Piggy is very central to the theme development in Lord of the Flies. He represents the idea of law and order, reason and logic. Piggy represents the useful aspect of civilization, an attitude that becomes gradually smaller and finally is silenced through the forces of authority and control. Piggy turn into a social outcast from the pressure of society in which being logical is considered unimportant. William Golding shows that reasoning is not valued in the society and that evil controls us. Piggy is the most rationale person in the group. He is the voice of reason and a symbol of civilization throughout the novel, and is always careful to make decisions that will benefit the group. While the rest of the boys devolve, or return to a more primitive way of life, Piggy remains civilized. While the rest of the boys have long hair and dirty bodies, as well as a new way of thinking based on instinct rather than well thought out ideas, Piggy still resembles the civilized, modern man that he was when he first landed on the island. Piggy remains rationale and civilized even at the end of the novel. After Jack has stolen Piggy's glasses, one of the last reminders of civilization that the boys' had on the island, he still manages to remain calm and logical. Rather than try and fight with Jack like a savage Piggy says, "I'm …show more content…
This represents the intellectual side of humanity. His eyesight may be weak, but his insight is powerful. Piggy is bullied to the point where his glasses are taken away which he depends on, so the consequence is being helpless whereas the others can handle the rigor of the island. Piggy’s character is unappreciated by the boys and his intelligence is ignored and uncared for. They see him as just another animal hence him being killed as though he was one. Ironically, they have become animals themselves by the acceptance of murder. His presence is not welcomed as well as his
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William Golding’s fictional, British novel, Lord of the Flies, presents a character that serves a two-part function as a “scapegoat” and a certain commentary on life. During WWII, a group of British boys are being evacuated via plane when they crash and are stranded on an island without adults. As time progresses, the innate evilness of human nature begins to overcome the savage society of young boys while Piggy, an individual representation of brains without brawn, becomes an outlier as he tries to resist this gradual descent of civilness and ends up shouldering the blame for the wrongdoings of the savage tribe. Up until his untimely death, Piggy is portrayed as the most intellectual and most civil character in the group of stranded boys. Right from the beginning, Piggy realized that “[they] got to do something,” (8) and he recognized the shell Ralph had picked up as a conch.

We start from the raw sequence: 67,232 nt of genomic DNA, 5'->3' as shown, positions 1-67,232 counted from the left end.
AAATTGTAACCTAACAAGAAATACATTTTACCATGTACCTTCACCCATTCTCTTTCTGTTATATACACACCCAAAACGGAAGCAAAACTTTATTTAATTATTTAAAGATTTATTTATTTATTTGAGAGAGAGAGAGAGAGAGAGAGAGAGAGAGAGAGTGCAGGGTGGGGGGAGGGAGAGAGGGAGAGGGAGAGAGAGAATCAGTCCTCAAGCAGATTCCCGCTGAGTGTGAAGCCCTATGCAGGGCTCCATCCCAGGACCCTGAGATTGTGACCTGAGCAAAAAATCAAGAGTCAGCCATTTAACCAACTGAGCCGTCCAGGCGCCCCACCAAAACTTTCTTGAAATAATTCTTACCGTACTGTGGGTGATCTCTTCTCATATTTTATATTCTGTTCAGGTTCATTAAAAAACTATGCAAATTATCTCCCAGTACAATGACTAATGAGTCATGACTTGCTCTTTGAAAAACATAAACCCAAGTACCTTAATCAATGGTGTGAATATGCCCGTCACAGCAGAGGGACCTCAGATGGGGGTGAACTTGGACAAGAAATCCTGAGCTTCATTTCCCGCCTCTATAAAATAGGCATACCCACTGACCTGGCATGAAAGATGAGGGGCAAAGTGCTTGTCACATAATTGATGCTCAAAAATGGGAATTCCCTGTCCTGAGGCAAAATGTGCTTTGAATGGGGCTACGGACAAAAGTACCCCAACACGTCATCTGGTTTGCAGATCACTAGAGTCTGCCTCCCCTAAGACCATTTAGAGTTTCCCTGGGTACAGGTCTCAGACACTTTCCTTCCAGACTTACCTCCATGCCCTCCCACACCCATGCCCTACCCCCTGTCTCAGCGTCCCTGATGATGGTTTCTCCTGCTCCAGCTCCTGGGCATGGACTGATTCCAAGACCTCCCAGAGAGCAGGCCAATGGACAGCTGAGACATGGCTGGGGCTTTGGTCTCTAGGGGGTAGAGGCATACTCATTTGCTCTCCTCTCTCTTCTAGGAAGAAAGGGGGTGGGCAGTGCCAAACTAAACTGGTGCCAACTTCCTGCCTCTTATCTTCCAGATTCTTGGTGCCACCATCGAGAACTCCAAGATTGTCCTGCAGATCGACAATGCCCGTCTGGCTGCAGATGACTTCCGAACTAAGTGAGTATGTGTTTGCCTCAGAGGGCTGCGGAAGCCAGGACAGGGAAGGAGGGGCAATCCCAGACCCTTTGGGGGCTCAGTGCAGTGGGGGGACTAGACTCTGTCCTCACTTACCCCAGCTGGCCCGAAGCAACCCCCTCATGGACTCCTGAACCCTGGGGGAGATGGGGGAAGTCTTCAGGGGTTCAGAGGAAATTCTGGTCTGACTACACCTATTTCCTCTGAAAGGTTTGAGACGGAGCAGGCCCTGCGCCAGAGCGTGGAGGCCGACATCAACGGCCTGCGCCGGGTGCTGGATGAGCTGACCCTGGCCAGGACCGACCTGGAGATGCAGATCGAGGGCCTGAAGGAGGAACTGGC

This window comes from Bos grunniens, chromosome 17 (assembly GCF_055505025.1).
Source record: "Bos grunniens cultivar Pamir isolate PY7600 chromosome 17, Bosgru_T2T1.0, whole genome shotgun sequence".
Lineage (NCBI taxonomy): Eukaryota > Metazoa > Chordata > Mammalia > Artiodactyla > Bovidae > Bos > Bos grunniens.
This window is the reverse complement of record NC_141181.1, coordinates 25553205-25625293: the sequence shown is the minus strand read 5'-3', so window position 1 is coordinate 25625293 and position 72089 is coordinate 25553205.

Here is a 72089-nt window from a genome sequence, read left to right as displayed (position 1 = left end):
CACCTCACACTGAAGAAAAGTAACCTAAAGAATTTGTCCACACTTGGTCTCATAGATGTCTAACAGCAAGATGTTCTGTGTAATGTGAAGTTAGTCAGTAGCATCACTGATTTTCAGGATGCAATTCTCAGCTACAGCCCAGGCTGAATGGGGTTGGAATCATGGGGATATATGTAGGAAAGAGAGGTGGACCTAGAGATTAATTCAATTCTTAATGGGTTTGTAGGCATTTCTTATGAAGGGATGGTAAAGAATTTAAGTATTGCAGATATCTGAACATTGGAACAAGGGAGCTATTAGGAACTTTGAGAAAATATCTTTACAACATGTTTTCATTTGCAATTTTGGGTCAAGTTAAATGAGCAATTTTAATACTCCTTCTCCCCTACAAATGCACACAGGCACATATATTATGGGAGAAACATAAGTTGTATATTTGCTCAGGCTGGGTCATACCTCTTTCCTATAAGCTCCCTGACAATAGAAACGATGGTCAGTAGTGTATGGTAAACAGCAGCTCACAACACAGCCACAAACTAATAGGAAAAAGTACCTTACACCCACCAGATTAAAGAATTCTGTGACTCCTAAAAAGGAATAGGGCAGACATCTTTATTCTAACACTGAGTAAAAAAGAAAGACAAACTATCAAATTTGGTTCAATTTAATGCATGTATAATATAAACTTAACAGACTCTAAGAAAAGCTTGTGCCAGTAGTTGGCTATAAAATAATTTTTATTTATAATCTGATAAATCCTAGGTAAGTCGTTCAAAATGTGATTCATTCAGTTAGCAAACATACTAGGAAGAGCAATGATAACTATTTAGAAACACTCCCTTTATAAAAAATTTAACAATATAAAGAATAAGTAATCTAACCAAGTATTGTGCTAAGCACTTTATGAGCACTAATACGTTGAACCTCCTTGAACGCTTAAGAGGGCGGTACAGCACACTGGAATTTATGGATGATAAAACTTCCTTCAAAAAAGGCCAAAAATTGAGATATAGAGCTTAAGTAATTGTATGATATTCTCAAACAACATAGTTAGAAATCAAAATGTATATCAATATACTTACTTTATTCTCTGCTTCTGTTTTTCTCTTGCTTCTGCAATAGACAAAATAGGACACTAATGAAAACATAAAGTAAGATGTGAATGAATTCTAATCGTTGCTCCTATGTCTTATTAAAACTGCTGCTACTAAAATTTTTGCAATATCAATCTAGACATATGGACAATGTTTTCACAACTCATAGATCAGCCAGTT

This mode works as an appeal to logic as well as reasoning. Piggy can be seen as the most rational boy on the island compared to all the other boys. As a logical person, he is able to control his emotions as well as analyze any situation with a clear head. His personality enables him to resolve conflicts that the boys may face on the island. As he tries to assist the boys on the island as the brains behind Ralph’s ideas, Piggy demonstrates his appeal to logic and reasoning by being the first one to suggest that the first thing they need was “shelters down there by the beach” furthermore he adds, “how can you expect to be rescued if you don’t put first things first and act proper” (Golding 45).
It is shown in the beginning, Piggy appears as a scared little boy that got badly bullied at school. He differs from others because of his weight, asthma, and glasses. The children assume that his appearance means that he would not be a good leader. Although Piggy provided large amounts
Whenever Piggy threatens Jack, “Just you wait-” he said. “Jack mimicked the whine” (Golding 72), showing he didn’t take it seriously. Nevertheless, in a later chapter, it shows Jack, now the chief of a new tribe, ambushing Ralph and them and leaving, and “his left hand” is “dangled Piggy’s broken glasses” (Golding 168). The sentence proves the thesis heavily. As the reader knows, Piggy and his glasses represent intelligence on the island, and out of the boys, he is the smartest.